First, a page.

(This is the final installment in a 4-part article. Head here to start with Part 1.)
Management Support Organizations have immense potential. Looking beyond just helping the individual organizations they serve, their highest potential is the highest potential of our communities themselves.
No one could be more interested in that potential than Gayle Valeriote and Rick Carter.
Gayle is the Manager of Training & Consultation at the Volunteer Centre of Guelph/Wellington, a Management Support Organization in Ontario, Canada. Gayle is doing Community-Driven work from within the Volunteer Centre, and she is also working to develop a full-service Community Benefit Resource Centre in Guelph – an entity that does not yet exist.
Rick Carter is Executive Director of the Human Services Federation in Lincoln, Nebraska, USA. Lincoln does not currently have a Management Support Organization, and Rick is hoping to help develop and perhaps even incubate such a resource.
Both Gayle and Rick have studied at the Community-Driven Institute. The following is excerpted from email and phone conversations with the two of them about this topic.
Hildy: What would be different in your community if there were a Community-Driven Resource Center?
Gayle: First, people from all walks of life would be having regular and fruitful conversations with each other about building the community they love. They would no longer be thinking about an “other” to distrust, shun, be puzzled by, ignore, discriminate against or harass. There would be only “we.”
Rick: Exactly. I would see us having deeper cooperative efforts within and across community sectors, based upon trust. We would be building upon the capacity and strengths of all sectors to work together and impact the way we think about and view our community.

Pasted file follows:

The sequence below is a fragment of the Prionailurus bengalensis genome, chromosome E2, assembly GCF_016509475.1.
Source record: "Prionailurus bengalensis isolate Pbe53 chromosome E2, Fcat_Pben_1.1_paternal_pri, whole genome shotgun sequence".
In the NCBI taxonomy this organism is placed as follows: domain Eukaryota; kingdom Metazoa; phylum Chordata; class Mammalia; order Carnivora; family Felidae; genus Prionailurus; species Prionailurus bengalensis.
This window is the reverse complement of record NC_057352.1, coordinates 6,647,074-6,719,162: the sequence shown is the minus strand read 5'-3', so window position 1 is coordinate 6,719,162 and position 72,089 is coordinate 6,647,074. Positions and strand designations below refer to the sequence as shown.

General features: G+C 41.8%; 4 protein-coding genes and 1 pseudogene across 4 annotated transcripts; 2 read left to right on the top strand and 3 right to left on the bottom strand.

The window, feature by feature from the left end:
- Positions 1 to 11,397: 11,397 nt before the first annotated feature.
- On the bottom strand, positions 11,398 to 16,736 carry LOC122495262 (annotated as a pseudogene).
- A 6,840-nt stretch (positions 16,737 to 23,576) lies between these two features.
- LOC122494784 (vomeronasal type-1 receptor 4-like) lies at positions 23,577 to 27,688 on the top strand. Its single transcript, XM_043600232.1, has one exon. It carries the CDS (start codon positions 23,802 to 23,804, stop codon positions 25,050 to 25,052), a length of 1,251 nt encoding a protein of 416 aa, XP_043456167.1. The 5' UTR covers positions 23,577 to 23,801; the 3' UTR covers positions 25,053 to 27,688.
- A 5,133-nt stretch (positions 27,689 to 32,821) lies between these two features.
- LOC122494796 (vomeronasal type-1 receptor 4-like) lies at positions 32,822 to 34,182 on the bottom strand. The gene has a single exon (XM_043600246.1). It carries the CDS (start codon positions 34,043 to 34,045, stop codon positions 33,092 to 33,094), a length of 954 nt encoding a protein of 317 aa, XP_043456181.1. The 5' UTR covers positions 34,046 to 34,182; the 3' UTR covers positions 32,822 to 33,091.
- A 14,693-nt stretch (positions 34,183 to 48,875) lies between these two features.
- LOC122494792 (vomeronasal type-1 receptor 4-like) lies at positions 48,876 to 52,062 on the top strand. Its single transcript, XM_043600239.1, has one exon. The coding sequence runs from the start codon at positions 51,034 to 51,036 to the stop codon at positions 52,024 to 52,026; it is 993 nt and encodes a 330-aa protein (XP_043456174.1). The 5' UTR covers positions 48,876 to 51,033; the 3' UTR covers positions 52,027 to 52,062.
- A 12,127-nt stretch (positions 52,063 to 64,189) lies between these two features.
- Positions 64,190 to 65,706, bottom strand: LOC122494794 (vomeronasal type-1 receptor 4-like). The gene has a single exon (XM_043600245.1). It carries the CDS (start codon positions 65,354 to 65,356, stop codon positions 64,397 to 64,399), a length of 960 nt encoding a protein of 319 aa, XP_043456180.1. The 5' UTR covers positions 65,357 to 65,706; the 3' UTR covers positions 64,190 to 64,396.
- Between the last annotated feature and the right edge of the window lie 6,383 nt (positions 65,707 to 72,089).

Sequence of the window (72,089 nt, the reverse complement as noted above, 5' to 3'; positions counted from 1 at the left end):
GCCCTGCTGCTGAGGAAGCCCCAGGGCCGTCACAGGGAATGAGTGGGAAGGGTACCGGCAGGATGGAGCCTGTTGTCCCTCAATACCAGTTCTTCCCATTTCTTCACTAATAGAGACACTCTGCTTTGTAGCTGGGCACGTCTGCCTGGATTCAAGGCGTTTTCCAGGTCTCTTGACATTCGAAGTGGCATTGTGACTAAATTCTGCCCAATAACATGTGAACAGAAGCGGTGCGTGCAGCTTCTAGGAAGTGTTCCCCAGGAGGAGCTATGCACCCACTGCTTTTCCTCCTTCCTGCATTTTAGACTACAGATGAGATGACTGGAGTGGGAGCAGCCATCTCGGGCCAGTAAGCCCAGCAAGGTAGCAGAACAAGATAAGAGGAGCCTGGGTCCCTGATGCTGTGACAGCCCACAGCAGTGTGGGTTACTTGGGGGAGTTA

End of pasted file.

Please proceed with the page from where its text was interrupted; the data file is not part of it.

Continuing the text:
Gayle: As part of that strength, community members would see themselves as active partners in the success of every initiative whose aim is community improvement. Our community would be described as a model of welcoming and inclusiveness.
The community would also be regarded in a holistic manner. People would be treated like citizens who have a significant interest in the outcome of efforts to improve their community. And they would be participating in making that happen. They would be skilled in the art of engagement and action, in service to that vision of a healthy, vibrant and joyful community. There would be substantial participation and a high degree of community “ownership” in the outcomes.
Rick: And that’s the most important – the outcomes themselves would be driven by community visioning that identifies the shared future we all want to be a part of.
Hildy: What then would be different internally for an MSO that was Community-Driven?
Rick: Currently our community’s capacity building efforts provide technical assistance, trainings, education, and other opportunities for organizations deemed “lacking” in certain areas. I envision an MSO that highlights organizations’ strengths and builds upon those strengths.
It all comes down to whether we narrowly define organizations as “problems to be solved” or if we are reaching for a vision of what is possible. If we’re reaching for a vision, we would ask different questions, starting with that vision. What would our community look like if not only community benefit organizations but all sectors who care about the community had the support to make the community better?